I'm Kelly Scott, the arts and culture editor of the Los Angeles Times, and it's been a busy Tony Awards week here in the arts department.
Tony Awards, A to Z
It's lucky you dropped by, because our Tony coverage will provide a full briefing on what to expect Sunday night. Settle in with Charles McNulty's stories from the last week. A good place to start is his interview with Oskar Eustis, the head of the Public Theater, who sent the Tony-nominated musical "Fun Home" to Broadway this year and launched the acclaimed "Hamilton," opening on Broadway in August. Next, a commentary on this year's British-accented nominees. Finally, McNulty examines the complicated choices Tony voters face in some of the closest categories.
Oskar Eustis has served as the artistic director of the Public Theater in New York since 2005. (Carolyn Cole / Los Angeles Times)
You have to agree that the Tonys are the most fun TV show to watch. No Method acting acceptance speeches -- these performers know how to hold a stage. Wives, husbands and partners who look like America (and the U.K.). Song-and-dance numbers that have a reason to exist (not pointing fingers, Oscars). And there is a direct relationship between the Tonys show and what endures on Broadway: If the Tonys do not smile, stage doors do not remain open. All of this goes into the shaping of the telecast, Stephen Battaglio writes. He even reveals one TV producer's admirable motive. "We want people to come to Broadway, but we also want people to connect to theater," Glenn Weiss told Battaglio.
If you want to find all of our Tony coverage in one place, look here.
'Next' is a fitting season finale
As the L.A. Phil's Next on Grand festival of new work wound up, Mark Swed looked back on the roughly two weeks of performances. One of them is the revival of a piece that had its premiere at the Museum of Contemporary Art, "Available Light." Jessica Gelt talks to creators Frank Gehry, John Adams and Lucinda Childs about how the piece came to be -- and came to be re-created. Swed's review will appear Monday.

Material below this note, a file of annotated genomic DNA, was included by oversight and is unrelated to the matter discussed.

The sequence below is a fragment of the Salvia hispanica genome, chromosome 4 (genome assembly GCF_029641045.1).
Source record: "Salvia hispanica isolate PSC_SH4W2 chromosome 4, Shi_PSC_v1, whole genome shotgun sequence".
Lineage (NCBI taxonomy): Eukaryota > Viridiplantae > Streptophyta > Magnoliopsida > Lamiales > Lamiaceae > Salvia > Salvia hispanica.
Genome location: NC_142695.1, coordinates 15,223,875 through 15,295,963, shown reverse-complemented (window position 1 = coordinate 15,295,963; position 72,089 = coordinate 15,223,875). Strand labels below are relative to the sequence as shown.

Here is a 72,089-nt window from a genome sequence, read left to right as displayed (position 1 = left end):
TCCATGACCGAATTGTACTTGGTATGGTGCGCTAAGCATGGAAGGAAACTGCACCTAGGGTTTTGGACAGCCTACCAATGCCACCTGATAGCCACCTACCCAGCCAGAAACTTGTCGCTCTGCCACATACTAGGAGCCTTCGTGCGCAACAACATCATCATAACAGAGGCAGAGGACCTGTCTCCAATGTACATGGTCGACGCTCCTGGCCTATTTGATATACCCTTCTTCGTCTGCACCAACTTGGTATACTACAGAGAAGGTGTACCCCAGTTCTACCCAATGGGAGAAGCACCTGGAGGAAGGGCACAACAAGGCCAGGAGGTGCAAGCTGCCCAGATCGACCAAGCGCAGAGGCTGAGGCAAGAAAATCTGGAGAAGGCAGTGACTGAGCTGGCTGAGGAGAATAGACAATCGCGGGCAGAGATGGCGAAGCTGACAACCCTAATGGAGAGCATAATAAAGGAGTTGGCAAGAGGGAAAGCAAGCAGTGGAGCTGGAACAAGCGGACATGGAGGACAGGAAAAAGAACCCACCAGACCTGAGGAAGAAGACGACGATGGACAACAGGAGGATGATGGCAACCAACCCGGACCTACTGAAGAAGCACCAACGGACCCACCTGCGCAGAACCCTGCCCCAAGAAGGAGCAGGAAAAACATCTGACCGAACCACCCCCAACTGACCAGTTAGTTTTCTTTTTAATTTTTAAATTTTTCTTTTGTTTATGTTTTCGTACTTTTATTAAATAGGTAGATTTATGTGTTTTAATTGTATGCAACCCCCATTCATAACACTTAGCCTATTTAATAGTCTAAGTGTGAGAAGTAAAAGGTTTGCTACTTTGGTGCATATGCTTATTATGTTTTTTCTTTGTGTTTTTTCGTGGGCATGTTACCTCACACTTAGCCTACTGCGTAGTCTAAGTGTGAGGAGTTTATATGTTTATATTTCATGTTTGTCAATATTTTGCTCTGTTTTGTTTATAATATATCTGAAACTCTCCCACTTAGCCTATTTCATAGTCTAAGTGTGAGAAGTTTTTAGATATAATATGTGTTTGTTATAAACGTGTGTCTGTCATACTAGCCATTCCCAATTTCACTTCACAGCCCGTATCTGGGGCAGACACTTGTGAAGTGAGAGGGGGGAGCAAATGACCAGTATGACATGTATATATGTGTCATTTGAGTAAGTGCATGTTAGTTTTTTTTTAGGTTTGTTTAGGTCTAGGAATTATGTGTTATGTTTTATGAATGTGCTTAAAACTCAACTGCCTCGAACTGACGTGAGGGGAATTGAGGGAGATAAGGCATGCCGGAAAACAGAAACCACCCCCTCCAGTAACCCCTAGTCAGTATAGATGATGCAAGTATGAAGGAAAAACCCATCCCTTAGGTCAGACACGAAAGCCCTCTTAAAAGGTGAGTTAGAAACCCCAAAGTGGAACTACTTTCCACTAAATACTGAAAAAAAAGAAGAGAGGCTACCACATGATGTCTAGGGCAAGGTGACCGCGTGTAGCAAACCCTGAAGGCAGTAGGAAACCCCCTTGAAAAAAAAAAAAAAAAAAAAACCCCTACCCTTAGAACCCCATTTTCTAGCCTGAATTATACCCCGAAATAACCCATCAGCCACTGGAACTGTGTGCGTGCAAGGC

Lucinda Childs, who danced in the original “Available Light,” is supervising choreography in the new version premiering Friday. (Carolyn Cole / Los Angeles Times)
When the photo doesn't quite fit the occasion
You can't say there wasn't an arts angle to the Caitlyn Jenner story that devoured the week's news cycle. The first bulletin out was a photograph for the cover of Vanity Fair magazine by celebrated celebrity photographer Annie Leibovitz. What did that photograph signal? Mostly disappointing cliches, art critic Christopher Knight wrote.
A journalist looks at Vanity Fair's tweet about Caitlyn Jenner, who will be featured on the magazine's July cover. Caitlyn Jenner, the transgender Olympic champion formerly known as Bruce, on Monday unveiled her new name and look in a Vanity Fair cover shoot. (Mladen Antonov / AFP/Getty Images)
'Boulder Holder' and beyond
Deborah Vankin talked to art museum officials who are trying to make the selfie obsession work for them. Do museums unconsciously create "selfie" spots or are they actively cultivating them? Of the new San Francisco Museum of Modern Art building, set to open in 2017, chief content officer Chad Coerver says, "We are definitely looking at what those iconic selfie moments are going to be at the new SF MOMA."
Marjorie Mabini, left, takes a selfie with her niece Jaydah Mabini, and son Jaren, 1, in front of the "Urban Light" installation at the Los Angeles County Museum of Art in Los Angeles. They are visiting from Oahu, Hawaii. (Mel Melcon / Los Angeles Times)
So who won Tonys? Watch the show while second-screening our live blog, with contributions from our reporters in New York and our writers in L.A. watching in real time.... And see Monday's print section for articles, a review, photos and complete lists.... No rest for the weary: Charles McNulty pivots from Broadway to some big shows opening here in Southern California: "Matilda" at the Ahmanson Theatre, "Waterfall" at the Pasadena Playhouse and a new musical at the La Jolla Playhouse, "Come From Away." ... Christopher Knight reviews the much-anticipated Noah Purifoy retrospective at LACMA.
What we're reading, watching and listening to
Somehow I missed this among the recent Cannes Film Festival stories: Michael Fassbender (also soon to be seen as Steve Jobs in "Steve Jobs") is the Lord and Marion Cottillard Lady McB in "Macbeth," opening this fall.
Mark Swed is getting ready for the Ojai Music Festival: "Ojai University is an online class free for anyone and created by this year's music director, percussionist Steven Schick. Beyond being a handy preview to the festival, it is a great peek into the fascinating world of percussion," Swed writes.
Compare the reviews of the new opera "Crossing," based on Walt Whitman's poetry and journals, written by composer Matthew Aucoin and directed by Diane Paulus, from the American Repertory Theater in Boston: Here is the New York Times' by Anthony Tommasini, the Wall Street Journal's by Heidi Waleson and the the Boston Globe's by Jeffrey Gantz.